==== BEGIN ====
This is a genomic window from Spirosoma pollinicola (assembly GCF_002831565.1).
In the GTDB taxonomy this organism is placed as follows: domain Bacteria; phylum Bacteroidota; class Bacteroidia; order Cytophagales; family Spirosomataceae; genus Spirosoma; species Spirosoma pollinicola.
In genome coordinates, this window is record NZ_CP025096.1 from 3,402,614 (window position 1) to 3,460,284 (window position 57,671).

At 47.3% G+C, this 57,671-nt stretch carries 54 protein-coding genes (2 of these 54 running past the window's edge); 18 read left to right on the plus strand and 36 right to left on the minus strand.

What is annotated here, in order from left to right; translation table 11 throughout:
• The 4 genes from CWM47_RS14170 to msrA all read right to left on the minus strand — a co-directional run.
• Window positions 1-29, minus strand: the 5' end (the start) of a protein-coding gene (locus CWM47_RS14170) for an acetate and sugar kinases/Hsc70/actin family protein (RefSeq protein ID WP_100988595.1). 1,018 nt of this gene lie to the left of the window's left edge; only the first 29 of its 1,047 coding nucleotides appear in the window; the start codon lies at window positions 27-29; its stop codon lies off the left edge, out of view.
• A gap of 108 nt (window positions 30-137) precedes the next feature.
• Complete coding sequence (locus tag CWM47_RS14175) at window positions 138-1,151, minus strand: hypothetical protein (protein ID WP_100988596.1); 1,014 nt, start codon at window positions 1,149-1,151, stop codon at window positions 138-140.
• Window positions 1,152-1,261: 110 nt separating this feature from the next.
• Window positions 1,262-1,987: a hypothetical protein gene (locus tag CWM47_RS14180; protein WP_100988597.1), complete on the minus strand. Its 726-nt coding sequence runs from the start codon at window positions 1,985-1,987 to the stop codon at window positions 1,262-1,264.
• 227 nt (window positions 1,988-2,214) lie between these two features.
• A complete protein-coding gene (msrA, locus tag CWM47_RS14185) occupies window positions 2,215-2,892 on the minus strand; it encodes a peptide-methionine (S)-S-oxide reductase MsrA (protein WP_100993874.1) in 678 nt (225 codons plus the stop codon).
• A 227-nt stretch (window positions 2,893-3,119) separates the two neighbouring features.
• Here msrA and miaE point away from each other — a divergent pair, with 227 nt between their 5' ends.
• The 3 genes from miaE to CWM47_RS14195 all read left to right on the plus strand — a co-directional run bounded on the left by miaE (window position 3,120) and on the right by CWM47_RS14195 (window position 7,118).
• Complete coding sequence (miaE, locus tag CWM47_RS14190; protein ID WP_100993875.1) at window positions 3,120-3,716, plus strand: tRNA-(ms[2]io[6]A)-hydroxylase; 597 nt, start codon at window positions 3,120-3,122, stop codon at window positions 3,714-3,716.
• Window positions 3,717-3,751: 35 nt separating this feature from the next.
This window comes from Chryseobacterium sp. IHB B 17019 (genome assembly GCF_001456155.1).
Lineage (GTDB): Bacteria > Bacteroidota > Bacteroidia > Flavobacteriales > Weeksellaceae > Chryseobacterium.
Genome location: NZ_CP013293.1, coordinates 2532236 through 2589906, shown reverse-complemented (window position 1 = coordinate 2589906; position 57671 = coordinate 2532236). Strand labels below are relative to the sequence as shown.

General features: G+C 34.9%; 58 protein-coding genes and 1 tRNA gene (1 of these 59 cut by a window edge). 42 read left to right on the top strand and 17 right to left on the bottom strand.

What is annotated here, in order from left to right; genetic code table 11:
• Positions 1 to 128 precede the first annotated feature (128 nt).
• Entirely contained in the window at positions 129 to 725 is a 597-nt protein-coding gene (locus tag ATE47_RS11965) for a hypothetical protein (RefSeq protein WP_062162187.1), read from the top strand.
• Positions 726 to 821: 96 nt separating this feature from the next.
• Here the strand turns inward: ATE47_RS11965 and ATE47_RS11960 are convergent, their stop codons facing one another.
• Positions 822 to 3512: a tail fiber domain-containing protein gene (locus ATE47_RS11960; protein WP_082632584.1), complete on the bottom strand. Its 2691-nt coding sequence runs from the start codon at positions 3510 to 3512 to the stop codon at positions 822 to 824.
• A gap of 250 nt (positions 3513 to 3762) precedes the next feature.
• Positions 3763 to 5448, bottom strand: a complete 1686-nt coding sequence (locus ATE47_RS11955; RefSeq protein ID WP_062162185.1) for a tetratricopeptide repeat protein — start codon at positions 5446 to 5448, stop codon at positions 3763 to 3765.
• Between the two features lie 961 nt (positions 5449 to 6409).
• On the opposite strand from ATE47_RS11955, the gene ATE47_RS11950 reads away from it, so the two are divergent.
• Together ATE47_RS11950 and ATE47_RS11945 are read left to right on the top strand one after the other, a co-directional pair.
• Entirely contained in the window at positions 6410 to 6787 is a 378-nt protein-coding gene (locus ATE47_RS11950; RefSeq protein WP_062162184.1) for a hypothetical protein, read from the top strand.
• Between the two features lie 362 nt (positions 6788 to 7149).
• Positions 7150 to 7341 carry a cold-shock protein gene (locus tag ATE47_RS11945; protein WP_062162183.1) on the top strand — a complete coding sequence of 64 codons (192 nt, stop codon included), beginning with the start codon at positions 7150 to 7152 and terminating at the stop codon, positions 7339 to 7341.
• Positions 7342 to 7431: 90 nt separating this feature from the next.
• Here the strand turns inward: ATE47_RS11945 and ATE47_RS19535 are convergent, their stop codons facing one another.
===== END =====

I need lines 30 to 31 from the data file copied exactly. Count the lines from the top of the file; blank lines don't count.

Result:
• Positions 3763 to 5448, bottom strand: a complete 1686-nt coding sequence (locus ATE47_RS11955; RefSeq protein ID WP_062162185.1) for a tetratricopeptide repeat protein — start codon at positions 5446 to 5448, stop codon at positions 3763 to 3765.
• Between the two features lie 961 nt (positions 5449 to 6409).